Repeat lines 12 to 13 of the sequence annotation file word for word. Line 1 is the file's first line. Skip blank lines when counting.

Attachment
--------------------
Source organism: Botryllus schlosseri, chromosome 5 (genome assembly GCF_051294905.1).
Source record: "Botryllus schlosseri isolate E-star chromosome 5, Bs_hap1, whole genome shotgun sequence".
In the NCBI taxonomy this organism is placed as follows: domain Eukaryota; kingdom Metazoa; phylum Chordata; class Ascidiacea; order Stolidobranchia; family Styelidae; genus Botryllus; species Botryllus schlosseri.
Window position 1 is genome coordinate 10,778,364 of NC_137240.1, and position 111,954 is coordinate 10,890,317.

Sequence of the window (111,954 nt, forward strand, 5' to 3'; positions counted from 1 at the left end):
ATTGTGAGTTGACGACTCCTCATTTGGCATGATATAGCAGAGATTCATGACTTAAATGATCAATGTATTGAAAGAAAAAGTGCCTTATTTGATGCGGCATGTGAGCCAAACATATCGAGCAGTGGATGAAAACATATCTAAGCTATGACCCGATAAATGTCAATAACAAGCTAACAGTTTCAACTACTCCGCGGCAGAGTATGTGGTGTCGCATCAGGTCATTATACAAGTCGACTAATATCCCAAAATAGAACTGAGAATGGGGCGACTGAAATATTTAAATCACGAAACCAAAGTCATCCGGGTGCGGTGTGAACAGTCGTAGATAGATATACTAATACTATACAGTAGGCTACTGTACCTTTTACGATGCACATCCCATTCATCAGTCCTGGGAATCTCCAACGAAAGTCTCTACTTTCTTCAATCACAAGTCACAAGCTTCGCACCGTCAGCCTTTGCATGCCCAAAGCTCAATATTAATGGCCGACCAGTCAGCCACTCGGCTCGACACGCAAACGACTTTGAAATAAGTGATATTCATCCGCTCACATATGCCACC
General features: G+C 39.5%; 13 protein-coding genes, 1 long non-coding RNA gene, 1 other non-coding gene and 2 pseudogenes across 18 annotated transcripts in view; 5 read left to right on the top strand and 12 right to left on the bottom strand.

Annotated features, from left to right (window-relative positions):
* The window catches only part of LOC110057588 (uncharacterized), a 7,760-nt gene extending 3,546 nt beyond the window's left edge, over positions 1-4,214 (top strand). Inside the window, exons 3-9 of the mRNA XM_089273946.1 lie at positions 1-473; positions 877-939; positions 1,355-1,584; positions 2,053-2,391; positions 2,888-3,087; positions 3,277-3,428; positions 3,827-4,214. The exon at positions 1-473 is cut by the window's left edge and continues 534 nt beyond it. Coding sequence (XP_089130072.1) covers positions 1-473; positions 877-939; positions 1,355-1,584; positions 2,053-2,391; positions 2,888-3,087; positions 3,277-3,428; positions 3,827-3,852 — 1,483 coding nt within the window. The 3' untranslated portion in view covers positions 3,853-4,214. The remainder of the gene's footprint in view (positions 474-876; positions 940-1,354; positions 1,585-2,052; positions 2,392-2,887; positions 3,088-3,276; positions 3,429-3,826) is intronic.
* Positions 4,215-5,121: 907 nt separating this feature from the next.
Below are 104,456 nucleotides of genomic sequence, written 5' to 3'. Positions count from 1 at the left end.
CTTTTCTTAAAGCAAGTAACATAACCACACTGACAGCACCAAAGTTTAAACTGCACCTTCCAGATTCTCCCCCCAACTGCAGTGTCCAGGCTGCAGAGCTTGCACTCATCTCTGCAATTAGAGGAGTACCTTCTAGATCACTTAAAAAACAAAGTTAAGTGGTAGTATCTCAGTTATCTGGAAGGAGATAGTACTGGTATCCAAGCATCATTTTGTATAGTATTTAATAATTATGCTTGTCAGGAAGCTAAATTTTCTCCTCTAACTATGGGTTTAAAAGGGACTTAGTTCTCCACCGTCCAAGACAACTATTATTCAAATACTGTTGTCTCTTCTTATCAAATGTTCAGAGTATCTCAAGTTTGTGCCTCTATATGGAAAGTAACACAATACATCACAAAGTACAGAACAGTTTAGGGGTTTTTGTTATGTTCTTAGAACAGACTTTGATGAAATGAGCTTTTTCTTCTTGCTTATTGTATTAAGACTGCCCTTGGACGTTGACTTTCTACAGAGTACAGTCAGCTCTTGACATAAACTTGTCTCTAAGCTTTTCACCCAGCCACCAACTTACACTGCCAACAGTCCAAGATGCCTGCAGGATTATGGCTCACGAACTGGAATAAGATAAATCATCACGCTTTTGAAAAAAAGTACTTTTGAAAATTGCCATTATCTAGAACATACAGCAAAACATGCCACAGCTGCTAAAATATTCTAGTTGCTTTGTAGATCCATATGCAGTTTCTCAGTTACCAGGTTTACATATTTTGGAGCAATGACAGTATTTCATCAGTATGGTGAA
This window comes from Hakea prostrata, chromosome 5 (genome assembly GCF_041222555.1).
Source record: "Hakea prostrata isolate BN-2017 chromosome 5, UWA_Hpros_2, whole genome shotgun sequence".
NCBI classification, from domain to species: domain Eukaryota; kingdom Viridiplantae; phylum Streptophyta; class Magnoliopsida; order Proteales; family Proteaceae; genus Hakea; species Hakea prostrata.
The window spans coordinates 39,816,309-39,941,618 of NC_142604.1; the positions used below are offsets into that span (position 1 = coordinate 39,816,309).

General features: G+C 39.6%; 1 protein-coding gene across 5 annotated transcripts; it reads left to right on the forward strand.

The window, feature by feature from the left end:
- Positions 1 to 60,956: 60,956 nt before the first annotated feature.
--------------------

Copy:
CTTTTCTTAAAGCAAGTAACATAACCACACTGACAGCACCAAAGTTTAAACTGCACCTTCCAGATTCTCCCCCCAACTGCAGTGTCCAGGCTGCAGAGCTTGCACTCATCTCTGCAATTAGAGGAGTACCTTCTAGATCACTTAAAAAACAAAGTTAAGTGGTAGTATCTCAGTTATCTGGAAGGAGATAGTACTGGTATCCAAGCATCATTTTGTATAGTATTTAATAATTATGCTTGTCAGGAAGCTAAATTTTCTCCTCTAACTATGGGTTTAAAAGGGACTTAGTTCTCCACCGTCCAAGACAACTATTATTCAAATACTGTTGTCTCTTCTTATCAAATGTTCAGAGTATCTCAAGTTTGTGCCTCTATATGGAAAGTAACACAATACATCACAAAGTACAGAACAGTTTAGGGGTTTTTGTTATGTTCTTAGAACAGACTTTGATGAAATGAGCTTTTTCTTCTTGCTTATTGTATTAAGACTGCCCTTGGACGTTGACTTTCTACAGAGTACAGTCAGCTCTTGACATAAACTTGTCTCTAAGCTTTTCACCCAGCCACCAACTTACACTGCCAACAGTCCAAGATGCCTGCAGGATTATGGCTCACGAACTGGAATAAGATAAATCATCACGCTTTTGAAAAAAAGTACTTTTGAAAATTGCCATTATCTAGAACATACAGCAAAACATGCCACAGCTGCTAAAATATTCTAGTTGCTTTGTAGATCCATATGCAGTTTCTCAGTTACCAGGTTTACATATTTTGGAGCAATGACAGTATTTCATCAGTATGGTGAA
This window comes from Hakea prostrata, chromosome 5 (genome assembly GCF_041222555.1).